More of these patients also are able to have chemotherapy, both because of new treatments as well as “supportive” drugs to manage chemo’s side effects, such as nausea.
From 1991 to 2002, for example, the proportion of breast cancer patients receiving chemotherapy doubled, to about 24%. The cost of care for each patient also doubled, from $6,642 to $12,802, the analysis says.
Those increases are “unsustainable,” says John Seffrin, chief executive officer of the American Cancer Society, who wasn’t involved in the study.
“Growing numbers of people simply can’t afford to get the care we know they need,” Seffrin says. “We hear about a growing number of people turning down treatment.”
Charities are struggling to keep up with requests for help. In the past, the American Cancer Society could help one in five patients pay for health care bills. Today, the society can help only one in six, says Seffrin, who notes that the poor economy only adds to cancer patients’ hardships.
The social service group CancerCare helped 13% more people in 2009 than the year before and distributed nearly $4.4 million. Both CancerCare and American Cancer Society have set up organizations to help insured people with co-pays.
One in four cancer patients or their families said they used up all or most of their savings to pay for treatment, according to a 2006 survey by USA TODAY, the Kaiser Family Foundation and the Harvard School of Public Health.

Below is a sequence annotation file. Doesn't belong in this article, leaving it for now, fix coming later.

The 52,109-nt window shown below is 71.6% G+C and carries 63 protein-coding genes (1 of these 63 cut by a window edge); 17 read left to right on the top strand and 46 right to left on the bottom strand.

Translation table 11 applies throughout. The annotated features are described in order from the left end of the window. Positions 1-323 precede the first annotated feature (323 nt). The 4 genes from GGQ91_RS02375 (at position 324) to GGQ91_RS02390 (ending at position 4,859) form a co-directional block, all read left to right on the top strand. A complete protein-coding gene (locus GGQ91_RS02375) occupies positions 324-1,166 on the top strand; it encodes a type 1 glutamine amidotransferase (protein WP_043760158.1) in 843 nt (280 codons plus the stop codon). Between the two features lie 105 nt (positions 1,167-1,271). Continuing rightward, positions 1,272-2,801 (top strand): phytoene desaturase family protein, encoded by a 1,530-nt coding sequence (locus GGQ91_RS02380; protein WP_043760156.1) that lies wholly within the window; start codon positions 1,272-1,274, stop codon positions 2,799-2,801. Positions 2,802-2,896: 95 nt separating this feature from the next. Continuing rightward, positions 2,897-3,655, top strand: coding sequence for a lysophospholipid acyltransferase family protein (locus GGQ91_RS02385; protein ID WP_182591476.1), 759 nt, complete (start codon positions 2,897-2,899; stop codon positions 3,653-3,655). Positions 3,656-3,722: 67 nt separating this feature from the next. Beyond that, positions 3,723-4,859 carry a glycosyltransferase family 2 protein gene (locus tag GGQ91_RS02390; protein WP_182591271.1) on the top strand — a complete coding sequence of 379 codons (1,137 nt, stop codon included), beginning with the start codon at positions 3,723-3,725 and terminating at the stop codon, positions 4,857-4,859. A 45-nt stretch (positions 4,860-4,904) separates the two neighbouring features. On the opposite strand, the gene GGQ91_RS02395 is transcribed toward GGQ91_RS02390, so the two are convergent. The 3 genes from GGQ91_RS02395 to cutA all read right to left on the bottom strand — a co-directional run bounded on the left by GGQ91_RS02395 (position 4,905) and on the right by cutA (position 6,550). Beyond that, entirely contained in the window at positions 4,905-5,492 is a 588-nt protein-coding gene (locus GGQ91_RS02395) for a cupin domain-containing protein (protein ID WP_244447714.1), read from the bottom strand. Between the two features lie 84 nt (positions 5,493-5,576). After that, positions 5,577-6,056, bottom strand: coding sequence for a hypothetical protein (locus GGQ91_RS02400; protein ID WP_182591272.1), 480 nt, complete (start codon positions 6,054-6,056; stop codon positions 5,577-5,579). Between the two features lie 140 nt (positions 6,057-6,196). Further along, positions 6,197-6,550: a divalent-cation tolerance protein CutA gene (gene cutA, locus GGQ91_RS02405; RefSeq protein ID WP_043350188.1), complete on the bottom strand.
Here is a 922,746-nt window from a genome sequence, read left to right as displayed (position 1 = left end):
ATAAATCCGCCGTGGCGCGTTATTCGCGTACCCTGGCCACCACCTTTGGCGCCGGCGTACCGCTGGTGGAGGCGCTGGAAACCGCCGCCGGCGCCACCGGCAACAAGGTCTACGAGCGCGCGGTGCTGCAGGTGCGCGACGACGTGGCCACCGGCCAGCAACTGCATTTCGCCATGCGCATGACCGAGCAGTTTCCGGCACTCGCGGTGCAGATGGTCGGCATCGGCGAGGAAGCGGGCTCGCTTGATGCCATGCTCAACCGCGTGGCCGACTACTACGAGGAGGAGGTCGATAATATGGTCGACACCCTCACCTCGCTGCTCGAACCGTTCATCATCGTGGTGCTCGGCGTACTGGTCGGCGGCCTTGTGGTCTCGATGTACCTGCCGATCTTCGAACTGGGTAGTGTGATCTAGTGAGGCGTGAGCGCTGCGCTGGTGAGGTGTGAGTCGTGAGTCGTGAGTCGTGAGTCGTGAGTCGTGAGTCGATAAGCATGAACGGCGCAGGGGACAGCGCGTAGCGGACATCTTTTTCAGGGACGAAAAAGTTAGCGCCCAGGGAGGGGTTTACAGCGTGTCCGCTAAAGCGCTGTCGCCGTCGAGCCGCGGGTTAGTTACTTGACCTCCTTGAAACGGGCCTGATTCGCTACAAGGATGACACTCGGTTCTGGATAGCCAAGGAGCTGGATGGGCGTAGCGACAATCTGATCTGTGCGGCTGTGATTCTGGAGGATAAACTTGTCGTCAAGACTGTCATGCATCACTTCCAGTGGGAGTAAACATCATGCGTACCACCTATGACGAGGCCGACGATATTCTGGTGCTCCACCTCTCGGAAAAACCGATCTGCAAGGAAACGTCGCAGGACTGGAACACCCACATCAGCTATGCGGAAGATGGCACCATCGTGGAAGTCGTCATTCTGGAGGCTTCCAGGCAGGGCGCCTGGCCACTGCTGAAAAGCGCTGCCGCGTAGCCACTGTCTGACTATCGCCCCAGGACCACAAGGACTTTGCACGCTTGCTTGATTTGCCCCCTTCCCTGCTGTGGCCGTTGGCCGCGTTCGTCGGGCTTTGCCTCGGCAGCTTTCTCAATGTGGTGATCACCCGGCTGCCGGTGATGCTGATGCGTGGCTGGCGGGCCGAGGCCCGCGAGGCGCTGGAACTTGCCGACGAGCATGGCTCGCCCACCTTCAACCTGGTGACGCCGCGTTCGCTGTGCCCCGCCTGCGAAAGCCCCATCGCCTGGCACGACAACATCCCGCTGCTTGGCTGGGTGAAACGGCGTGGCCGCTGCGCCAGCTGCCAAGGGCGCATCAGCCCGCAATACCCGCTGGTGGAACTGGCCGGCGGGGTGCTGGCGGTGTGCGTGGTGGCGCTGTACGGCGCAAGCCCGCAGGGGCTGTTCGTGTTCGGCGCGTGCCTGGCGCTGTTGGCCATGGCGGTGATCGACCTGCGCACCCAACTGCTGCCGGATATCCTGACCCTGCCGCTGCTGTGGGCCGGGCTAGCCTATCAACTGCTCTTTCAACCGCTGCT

A spate of new drugs for advanced colorectal cancer also has helped patients live slightly longer but at great cost, says David Howard of Emory University, author of a new study in the Archives of Internal Medicine.
Drugs approved in the past decade extended these patients’ survival in 2005 to about 16 months — an improvement of 7 months — at an additional cost of $37,100 a patient, the study says.
Howard and Bach agree that doctors and drug companies today have no incentive to lower prices.
Cancer specialists can make more money by prescribing more expensive drugs, Bach says. Studies show that doctors who are “generously” reimbursed tend to prescribe more costly therapies.
The use of hormone-suppressing drugs for prostate cancer, for example, fell 14% in just two years after Medicare slashed what it was paying doctors, according to a 2008 study in Cancer.
“Right now, there are no economic incentives to use resources wisely,” Bach says.
November 2, 2009
By Associated Press
Independent health advisers will begin monitoring the safety of the H1N1 flu vaccine today, an extra step that the government promised in this year’s unprecedented program to watch for possible side effects.
Dr. Marie McCormick of the Harvard School of Public Health is chairwoman of the special working group whose task is to raise a red flag if members feel federal health officials miss anything.
“Given the rapidity with which this particular vaccine was rolled out, there seems to be an extra-special obligation to make sure things remain as uncomplicated as they have in the past,” McCormick said.
McCormick’s group will begin its work today by reviewing data from early studies of the vaccine in more than 10,000 people, some conducted by the government and others by manufacturers.